Love wins! The LGBT community celebrated love and marriage exemplified through the recent rainbow colored profile pictures trending on the internet. The United States’ highest court finally allowed same sex legal union across all 50 states!

A barrage of debates has been ongoing about same sex marriage. Homosexuals are the ones mostly in favor of the said ruling because they can finally be given equal rights and benefits previously granted to heterosexual married couples only. On the other hand, some religious and conservative communities reacted violently against such law.


I would initially think that such legalization of same sex marriages should be of no concern to me, but if I were a homosexual who would support same sex marriage, it would be because one of the best things about getting married is getting government benefits offered exclusively to “legally” married couples. Like any legal heterosexual couple, same sex couples could also benefit from joint property rights. Additionally, legal concerns such as inheritance and taxes that may include property-transfer tax will not be much of a hassle for them.  In the Philippines, for instance, some companies offer benefits that include medical and dental coverage to their employees and their dependents. If same-sex marriage were approved, the employee’s “legal” spouse can claim  the benefit. The same goes for pensions under the SSS, the GSIS, and even veterans’ pensions.

Not only will same-sex spouses rejoice for their legal benefits, they will also celebrate love and happiness as the new ruling could give them personal satisfaction. They can now love whomever their heart chooses regardless of the gender of their partner They can even celebrate their freedom of expression or freedom to express their identity and right to life, liberty, individual autonomy and security. Depriving them of their inherent human rights is unconstitutional because there should be equal protection under the state without discrimination or prejudice towards race, color, language, religion and even gender.  As the LGBT say, “Rainbow is the color of happiness” because no definite “color assignment” or even gender preference should let you be ostracized and discriminated.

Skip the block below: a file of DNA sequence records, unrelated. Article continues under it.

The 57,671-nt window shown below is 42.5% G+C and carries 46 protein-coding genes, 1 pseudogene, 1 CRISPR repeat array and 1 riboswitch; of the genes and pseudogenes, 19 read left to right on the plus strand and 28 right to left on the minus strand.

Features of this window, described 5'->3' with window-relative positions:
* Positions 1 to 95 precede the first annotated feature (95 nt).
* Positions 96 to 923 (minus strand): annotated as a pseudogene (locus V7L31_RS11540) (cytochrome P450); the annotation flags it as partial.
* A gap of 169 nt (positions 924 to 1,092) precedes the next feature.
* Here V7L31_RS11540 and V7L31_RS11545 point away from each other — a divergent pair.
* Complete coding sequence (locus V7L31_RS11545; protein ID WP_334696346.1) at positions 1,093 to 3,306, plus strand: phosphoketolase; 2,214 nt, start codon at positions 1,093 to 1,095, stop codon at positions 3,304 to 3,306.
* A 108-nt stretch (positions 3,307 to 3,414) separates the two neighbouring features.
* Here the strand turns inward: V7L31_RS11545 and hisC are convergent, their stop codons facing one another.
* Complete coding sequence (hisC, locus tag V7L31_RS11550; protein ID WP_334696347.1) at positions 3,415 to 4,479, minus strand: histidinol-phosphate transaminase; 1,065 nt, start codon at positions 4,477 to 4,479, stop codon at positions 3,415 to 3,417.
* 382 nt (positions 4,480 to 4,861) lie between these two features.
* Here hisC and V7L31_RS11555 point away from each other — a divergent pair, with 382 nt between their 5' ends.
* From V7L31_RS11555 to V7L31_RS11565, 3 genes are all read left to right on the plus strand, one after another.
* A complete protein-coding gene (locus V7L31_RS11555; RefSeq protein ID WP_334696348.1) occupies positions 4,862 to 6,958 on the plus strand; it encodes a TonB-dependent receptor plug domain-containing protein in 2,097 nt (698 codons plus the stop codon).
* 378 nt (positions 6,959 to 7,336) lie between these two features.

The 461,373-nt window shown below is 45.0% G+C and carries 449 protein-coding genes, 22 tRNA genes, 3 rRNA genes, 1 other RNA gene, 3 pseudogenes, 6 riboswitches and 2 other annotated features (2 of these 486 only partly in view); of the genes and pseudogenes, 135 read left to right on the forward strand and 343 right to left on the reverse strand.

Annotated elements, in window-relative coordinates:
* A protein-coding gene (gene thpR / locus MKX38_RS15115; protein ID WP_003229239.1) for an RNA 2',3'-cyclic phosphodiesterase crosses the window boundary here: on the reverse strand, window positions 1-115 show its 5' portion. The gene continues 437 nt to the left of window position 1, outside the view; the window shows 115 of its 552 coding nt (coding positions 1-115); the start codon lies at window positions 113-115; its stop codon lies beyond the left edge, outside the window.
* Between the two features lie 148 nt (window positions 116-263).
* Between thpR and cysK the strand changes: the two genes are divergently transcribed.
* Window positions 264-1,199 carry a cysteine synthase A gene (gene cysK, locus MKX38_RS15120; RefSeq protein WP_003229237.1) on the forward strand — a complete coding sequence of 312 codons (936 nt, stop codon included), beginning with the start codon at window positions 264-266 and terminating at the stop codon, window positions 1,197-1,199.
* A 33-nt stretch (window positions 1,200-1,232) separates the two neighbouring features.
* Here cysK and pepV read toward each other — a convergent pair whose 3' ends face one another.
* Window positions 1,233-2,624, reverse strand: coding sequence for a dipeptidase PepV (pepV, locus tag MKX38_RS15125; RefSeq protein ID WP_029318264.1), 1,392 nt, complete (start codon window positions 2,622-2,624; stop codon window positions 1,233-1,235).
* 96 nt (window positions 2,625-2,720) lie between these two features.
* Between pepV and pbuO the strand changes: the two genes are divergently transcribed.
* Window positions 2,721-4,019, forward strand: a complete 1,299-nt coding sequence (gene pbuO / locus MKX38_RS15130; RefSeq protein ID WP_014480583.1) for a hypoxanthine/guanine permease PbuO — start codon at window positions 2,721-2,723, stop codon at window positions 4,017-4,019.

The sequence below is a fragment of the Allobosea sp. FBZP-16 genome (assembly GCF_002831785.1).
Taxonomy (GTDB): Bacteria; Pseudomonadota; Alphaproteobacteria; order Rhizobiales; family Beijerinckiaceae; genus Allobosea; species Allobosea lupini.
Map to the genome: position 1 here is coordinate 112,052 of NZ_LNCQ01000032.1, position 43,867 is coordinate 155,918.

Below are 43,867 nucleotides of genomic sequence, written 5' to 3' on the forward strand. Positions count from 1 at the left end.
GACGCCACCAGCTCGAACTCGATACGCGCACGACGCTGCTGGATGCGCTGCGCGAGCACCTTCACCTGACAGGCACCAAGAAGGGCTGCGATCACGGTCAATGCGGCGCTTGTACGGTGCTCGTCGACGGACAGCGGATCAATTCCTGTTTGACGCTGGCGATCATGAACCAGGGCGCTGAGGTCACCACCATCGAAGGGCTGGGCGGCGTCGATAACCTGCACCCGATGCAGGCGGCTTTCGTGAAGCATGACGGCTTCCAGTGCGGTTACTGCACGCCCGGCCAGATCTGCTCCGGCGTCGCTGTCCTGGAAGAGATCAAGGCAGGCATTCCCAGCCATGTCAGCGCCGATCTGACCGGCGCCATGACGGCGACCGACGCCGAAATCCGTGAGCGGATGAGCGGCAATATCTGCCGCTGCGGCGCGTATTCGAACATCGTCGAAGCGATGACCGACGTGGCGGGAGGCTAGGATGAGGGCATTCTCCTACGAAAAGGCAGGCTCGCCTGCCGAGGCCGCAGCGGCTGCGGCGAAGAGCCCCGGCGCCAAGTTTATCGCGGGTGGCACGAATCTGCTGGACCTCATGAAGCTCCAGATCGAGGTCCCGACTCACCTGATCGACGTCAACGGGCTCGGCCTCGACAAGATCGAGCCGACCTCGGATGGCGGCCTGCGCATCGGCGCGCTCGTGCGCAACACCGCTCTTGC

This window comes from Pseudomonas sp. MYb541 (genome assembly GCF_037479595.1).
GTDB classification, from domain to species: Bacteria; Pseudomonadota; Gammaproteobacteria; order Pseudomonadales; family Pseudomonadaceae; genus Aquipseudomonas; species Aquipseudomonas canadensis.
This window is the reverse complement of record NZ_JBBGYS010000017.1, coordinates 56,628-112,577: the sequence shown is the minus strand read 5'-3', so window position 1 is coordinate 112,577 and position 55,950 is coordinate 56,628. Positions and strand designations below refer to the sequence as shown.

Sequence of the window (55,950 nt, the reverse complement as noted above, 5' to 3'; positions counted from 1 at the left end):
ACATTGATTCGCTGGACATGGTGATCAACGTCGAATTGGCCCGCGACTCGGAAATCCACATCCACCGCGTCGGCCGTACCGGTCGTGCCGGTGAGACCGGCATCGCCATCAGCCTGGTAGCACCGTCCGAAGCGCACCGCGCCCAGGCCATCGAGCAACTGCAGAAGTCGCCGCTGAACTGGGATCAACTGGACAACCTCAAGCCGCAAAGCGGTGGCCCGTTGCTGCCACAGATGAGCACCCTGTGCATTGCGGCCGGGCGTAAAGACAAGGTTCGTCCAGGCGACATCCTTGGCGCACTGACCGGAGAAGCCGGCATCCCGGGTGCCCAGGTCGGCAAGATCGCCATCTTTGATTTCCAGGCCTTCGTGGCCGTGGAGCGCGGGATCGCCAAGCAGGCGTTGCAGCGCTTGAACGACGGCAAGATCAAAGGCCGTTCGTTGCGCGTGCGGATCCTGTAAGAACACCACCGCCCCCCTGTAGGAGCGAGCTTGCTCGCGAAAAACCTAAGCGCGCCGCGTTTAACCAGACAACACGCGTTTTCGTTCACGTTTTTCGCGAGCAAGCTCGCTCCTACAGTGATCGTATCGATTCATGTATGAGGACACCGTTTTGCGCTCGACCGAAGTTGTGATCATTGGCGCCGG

Homosexuals aren’t the only ones that benefit from such a law. Being allowed to adopt kids could help save abandoned children. If homosexuals are discriminated less, assuming that such law truly resolves the stigma, then they could function better as individuals in a community. Without discrimination, they would be able to act more “normally” and even excel in their own field, contributing to the betterment of whole society. A peaceful life without getting prejudiced allows one not to worry and doubt too much, eventually enabling him to have an improved mental, psychological and social functioning. On a macro level, the LGBT community can contribute immensely to the betterment of the community, country and even the world – may it be in the world of arts, economics, politics  or academics.

This ruling actually sends a message to people, like you and me who aren’t directly involved in such, that a positive change in terms of equality among gender can benefit the society as a whole.

Although the LGBT community may feel that their rights are uplifted and discrimination has been abated to some extent through the new rule in the US, homosexuals in conservative and religious countries might experience backlash discrimination, like being denied of working in a religious organization, or being the topic of sermons or homilies wherein they are described as doing immoral acts and that same sex marriage shouldn’t really be a cause worth fighting for, besides the usual teasing when walking along streets or going to social events.


In a country where Christianity is the major religion, it would really be difficult to pass a law that would cater to same sex marriage. Same sex marriage is considered to be immoral by certain religions such as Christianity, Islam and Judaism. Man was not made for another man and woman was not made for another woman, according to the Bible as stated in 1 Timothy 1:9-10 (English Standard Version): “… men who practice homosexuality, enslavers, liars, perjurers, and whatever else is contrary to sound doctrine.” In the Quran it also says that “You practice sex with the men, instead of the women. Indeed, you are a transgressing people.” Orthodoxy and tradition would tell you that same sex marriage is “evil” and that you should avoid it because it is against God and man. If you’re supposedly a “religious” person supporting same sex marriage, you might face disparagement.